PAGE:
Otto CW Kappelmann to Anna-Marie Bubendey




Daniel Metraux






Camp Wadsworth, So. C.

My dear Anna-Marie,

Just received your long and interesting letter of the 25th inst. and thank you very much for same,—also for the clipping enclosed which also interested me very much. I had already seen an article about that Chemical Co which, however, did not give as much information as the one you sent me. Yes, there can be no harm in sending newspaper clippings through the mail, only be s it might be well to be sure that your envelopes are pasted securely,—the one just received arrived open and just looks as though it had never been pasted. I only mention this because I don’t like people around here to stick their nose into family affairs.

I am very glad that Miss Cappelle can be with you and can imagine she is just the company you would like. Also glad to hear that father will probably spend another week with you; no doubt the rest up there does him a lot of good. I regard to Elisabeth,—I hope she can spend a short time with you but, you know, she is pretty busy with a Secretarial course just now and so it seems doubtful whether she will be able to accept. She wrote in her last letter that Gretchen has given up her position in Philadelphia and is now working for the Mardon Orth & Hastings Co. in New York City—a big chemical concern. August will enlist in the Naval Reserve Force but had to undergo an operation in St. Peters Hospital before doing so. Yes, no doubt many of our friends will soon have to enter the service and I am rather interested to hear what Otto Koechl will do. Paul, of course, will be excused for physical reasons. How old is Minna Lee’s son? Of course, lots of my friends are already overseas and others in various training camps. Cranz just wrote me that two Ariel friends have joined the Navy recently. Cranz recently returned from the Pocono Mountains where he spends his 2 weeks vacation every year. Of course, he had to register with the Marshall up there,—he has to report whereever he goes, not being a citizen.

Glad to hear that the weather is now more agreeable; we also have nothing to kick about down here in that regard. Furthermore, everything down here is just the same as ever and there is absolutely nothing of interest to write about. Have been quite busy recently paying off hundreds of drafted men who are going back home, having been rejected for physical reasons. The Government is still quite particular about the kind of men getting into the service which is proved by the fact that as much as 30% was were rejected from the last draft bunch.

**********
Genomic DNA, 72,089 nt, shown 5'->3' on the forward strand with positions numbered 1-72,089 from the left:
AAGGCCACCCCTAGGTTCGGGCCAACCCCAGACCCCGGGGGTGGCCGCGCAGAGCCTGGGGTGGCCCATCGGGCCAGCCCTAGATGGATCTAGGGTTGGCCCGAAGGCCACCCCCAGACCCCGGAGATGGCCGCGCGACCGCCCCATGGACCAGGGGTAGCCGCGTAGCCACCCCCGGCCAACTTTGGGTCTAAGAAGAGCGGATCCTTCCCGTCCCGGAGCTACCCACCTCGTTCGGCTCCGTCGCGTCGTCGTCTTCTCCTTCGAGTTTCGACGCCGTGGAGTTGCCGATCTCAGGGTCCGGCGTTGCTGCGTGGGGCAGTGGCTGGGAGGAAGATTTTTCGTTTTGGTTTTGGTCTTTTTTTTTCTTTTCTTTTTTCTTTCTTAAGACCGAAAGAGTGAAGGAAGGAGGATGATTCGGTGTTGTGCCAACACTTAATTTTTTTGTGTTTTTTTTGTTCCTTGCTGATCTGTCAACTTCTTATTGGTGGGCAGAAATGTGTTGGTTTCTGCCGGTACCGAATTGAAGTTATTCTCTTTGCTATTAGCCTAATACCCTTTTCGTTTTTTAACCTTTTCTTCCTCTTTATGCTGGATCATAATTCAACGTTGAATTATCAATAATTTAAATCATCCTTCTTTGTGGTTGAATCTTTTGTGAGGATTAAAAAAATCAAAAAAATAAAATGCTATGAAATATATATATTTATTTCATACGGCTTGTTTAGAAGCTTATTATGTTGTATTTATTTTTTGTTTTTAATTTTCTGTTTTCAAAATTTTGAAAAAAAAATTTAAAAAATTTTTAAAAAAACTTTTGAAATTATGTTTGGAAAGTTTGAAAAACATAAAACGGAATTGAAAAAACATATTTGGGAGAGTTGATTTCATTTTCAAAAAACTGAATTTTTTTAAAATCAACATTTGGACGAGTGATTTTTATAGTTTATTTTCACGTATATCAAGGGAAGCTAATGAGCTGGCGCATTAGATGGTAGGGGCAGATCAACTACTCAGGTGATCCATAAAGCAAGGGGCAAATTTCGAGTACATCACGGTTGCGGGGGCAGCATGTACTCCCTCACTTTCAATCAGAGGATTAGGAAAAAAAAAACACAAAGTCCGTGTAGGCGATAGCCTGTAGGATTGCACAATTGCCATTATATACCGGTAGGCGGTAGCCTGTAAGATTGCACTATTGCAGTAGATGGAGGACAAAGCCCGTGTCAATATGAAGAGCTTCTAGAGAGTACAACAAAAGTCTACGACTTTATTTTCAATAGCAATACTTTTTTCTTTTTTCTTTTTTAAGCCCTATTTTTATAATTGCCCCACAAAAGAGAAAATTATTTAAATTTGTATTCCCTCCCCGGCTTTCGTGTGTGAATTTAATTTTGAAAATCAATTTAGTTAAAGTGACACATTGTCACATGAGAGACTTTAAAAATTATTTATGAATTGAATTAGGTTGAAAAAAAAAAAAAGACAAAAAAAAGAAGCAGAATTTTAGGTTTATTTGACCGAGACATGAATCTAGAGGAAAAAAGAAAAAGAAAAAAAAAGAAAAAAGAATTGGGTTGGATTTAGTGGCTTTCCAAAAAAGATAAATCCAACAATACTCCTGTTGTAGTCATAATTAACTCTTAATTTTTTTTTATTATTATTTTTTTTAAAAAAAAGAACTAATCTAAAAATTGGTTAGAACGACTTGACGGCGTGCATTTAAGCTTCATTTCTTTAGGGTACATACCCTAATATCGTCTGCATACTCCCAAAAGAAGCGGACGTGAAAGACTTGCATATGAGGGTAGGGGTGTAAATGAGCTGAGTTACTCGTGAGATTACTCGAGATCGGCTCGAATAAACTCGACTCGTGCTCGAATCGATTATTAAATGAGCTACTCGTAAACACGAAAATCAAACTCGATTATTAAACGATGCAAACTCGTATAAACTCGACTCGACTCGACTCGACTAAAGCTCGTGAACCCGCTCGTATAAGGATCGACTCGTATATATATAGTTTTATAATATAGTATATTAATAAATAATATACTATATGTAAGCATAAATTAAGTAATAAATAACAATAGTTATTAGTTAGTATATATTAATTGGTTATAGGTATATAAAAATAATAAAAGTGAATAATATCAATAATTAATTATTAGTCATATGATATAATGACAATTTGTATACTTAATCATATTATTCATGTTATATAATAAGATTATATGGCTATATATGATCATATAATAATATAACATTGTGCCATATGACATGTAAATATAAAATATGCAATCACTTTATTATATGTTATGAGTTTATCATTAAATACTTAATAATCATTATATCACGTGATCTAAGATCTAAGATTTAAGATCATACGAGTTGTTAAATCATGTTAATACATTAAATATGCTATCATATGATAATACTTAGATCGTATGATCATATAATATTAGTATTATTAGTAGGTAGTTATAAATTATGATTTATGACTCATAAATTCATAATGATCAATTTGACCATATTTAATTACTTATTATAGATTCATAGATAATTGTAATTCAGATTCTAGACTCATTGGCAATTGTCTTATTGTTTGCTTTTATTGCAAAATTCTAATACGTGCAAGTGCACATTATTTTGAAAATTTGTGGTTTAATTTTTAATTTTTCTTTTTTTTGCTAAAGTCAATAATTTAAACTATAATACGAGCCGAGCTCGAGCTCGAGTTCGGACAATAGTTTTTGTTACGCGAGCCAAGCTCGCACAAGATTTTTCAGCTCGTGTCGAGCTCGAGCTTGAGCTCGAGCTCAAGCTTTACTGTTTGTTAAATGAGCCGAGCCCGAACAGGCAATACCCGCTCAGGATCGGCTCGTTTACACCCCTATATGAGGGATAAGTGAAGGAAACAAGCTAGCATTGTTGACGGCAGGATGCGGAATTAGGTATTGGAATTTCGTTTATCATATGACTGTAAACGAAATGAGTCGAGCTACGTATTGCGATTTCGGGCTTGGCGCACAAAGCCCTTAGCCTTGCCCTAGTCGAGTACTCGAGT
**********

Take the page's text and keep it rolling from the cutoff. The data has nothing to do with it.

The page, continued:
Besides the Slavic Legion which will soon be organized down here, a new Division will probably be formed in this camp, as per newspaper clipping enclosed.

There is no encouraging news to write in regard to my furlough plans,—in fact my plans have been pretty well shot to pieces as the commanding General has issued an order in accordance with which no more furloughs will be granted! I hope, however, that after the present organization’s have moved out of camp, which will possibly be by Sept. 15 th , the General will rescind the order. At any rate I will keep you posted.

A recent article in the Eagle interested me very much. It stated that Cook Wilker, formerly a cook in my old company when we were up state New York on the Aqueduct, was given a decoration over in France recently for bringing up his fine kitchen close behind the advancing infantry and feeding the soldiers under a heavy barrage, while the other kitchens were unable to advance. He’s a mighty fine fellow, formerly undertaker by trade.

So sugar cards have been issued now! Well, I guess a lot of unexpected and surprising things will happen before this mess is over. To-day I read that soon the Government will prohibit the use of automobiles for pleasure on account of a possible shortage of gasoline. It’s a good thing that the Government tries to regulate matters before they become critical.

Too bad about Mr. Wiener. Glad you got something for your shares.

We have several hundred German prisoners down here—all sailors. They are used on the camp farm and from what I hear are very willing and hard workers. They look quite healthy & robust. The prisoners are now building themselves a new stockade prison about five minutes walk from our office. It will be surrounded by three rows of ten-foot poles, each all closely interwoven with barbed wire and, of course, armed guards will surround them at all times. They work eight hours a day and get the same kind of food given to our soldiers when under prison sentence. Only the guards are permitted to speak to them.

With love,


Hope you and the children are well. – Best regards, Cappellman.

Original Format




Kappelmann, Otto Carl Wilhelm, 1888-1960, “Otto CW Kappelmann to Anna-Marie Bubendey,” 1918 August 28, WWP18926, Otto Kappelmann Letters, Woodrow Wilson Presidential Library & Museum, Staunton, Virginia.